Plastic pollution is not your fault and recycling was never designed to work. Part One.

Among the biggest pieces of global gaslighting the world has ever seen is the one that convinced consumers and local governments to accept responsibility for litter and plastic pollution.

Gaslighting at this level is a decades-long endeavour, but it can be undone with less effort than it takes you to remember to bring your reusable bags to the supermarket.

Part one of this series details how we were sold this story and why. Hint — recycling was never designed to work!

Part two provides insights and access to the real solution.

Buckle up, this is both a fascinating story and a blessed relief for the guilt-ridden consumer.

The incentive to push plastic began after WWII when the mass production shifted from wartime equipment to household items needed in civilian life. Chemical industries were determined to keep profits high after the wartime boom (Lim, 2019; Hillary, 2019) however, a nearly circular economy existed and the mend and make do attitude of the war was still firmly entrenched.

The public needed ‘educating’ and convinced to use “throwaway goods”.

To kickstart a golden age of consumerism, corporate brands advertised plastic as cheap and convenient while instilling disposable habits in the public — throwing things away was framed as progressive and modern when compared to washing and reusing. See these 1960s vintage advertisements (which we can’t post them here due to copyright)

This advertising worked, plastic use skyrocketed. The damage didn’t take long to accumulate.

By the 1970s, plastic was found in plankton samples collected from seawater in the North Sea, and even on a much larger scale in the northern Atlantic Ocean (Barnes et. al, 2009). By 1980, 15 out of 37 marine bird species in Alaska were found to have ingested plastic particles (Day, 1980).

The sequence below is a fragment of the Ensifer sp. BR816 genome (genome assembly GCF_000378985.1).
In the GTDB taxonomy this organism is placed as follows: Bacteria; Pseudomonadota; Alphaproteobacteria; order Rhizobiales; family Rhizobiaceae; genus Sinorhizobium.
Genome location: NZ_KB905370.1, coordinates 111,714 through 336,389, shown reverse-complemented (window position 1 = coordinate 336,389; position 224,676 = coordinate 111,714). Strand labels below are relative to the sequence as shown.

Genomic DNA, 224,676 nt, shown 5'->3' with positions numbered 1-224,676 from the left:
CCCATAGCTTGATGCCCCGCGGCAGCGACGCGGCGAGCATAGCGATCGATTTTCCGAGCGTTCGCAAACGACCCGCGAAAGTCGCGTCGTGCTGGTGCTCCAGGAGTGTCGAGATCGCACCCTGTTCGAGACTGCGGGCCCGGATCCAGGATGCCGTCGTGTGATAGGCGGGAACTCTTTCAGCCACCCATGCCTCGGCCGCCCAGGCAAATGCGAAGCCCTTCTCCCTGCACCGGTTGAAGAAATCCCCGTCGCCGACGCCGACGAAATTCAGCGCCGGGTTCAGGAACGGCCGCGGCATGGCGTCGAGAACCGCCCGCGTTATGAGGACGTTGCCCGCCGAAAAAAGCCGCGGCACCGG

The consumer backlash stemming from increased awareness saw growth in environmental movements, legislation, and animosity towards plastic. In 1971, New York attempted to implement a statewide tax on plastic bottles (Sullivan, 2020). Six years later, Hawaii became the first to ban them altogether (Environmental Law Reporter, 1979).

The response from chemical companies was to shift the blame onto consumers with campaigns like the “Keep America Beautiful” (founded in 1953) and the annual Great American Cleanup (2014, 2020). It is no mistake that these clean-ups are funded by companies such as Dow Chemical, Diageo, Pepsico, and Phillips 66.

Meanwhile, the Society of the Plastics Industry, created in 1937, was fully aware that its products were polluting but it refused to accept responsibility. The group — led by industry officials including Lew Freeman, Larry Thomas, Ron Liesemer and backed by hundreds of corporations in the plastic supply chain — aimed to help oil companies recover lost revenue and launder the reputation of plastic. They hatched a plan. Recycling.

They didn’t believe recycling would work, they believed selling recycling would sell plastic (Sullivan, 2020).

“a report sent to top industry executives in April 1973 call[ing] recycling plastic “costly” and “difficult”, [and] sorting it “infeasible,” saying “there is no recovery from obsolete products.” [A year later, a more candid document revealed] there [was] “serious doubt” widespread plastic recycling “can ever be made viable on an economic basis.”

– Laura Sullivan, All Things Considered: NPR

What they were confident in was that the more consumers threw away, the more they would buy, and the more money would be made. They were right! Evidence from the Journal of Consumer Psychology shows that the option to recycle actually increases resource consumption (Catlin et. al, 2012).

“the per person restroom paper hand towel usage increased after the introduction of a recycling bin.”

It is no wonder plastic use continues to rise, and the fault of the individual is still pushed as the dominant narrative.

Resist this industrial gaslight and instead learn about the movements that will genuinely solve this problem. They are detailed in Part Two of this post.

Biotech company making new plastics inspired by a species of solitary bee.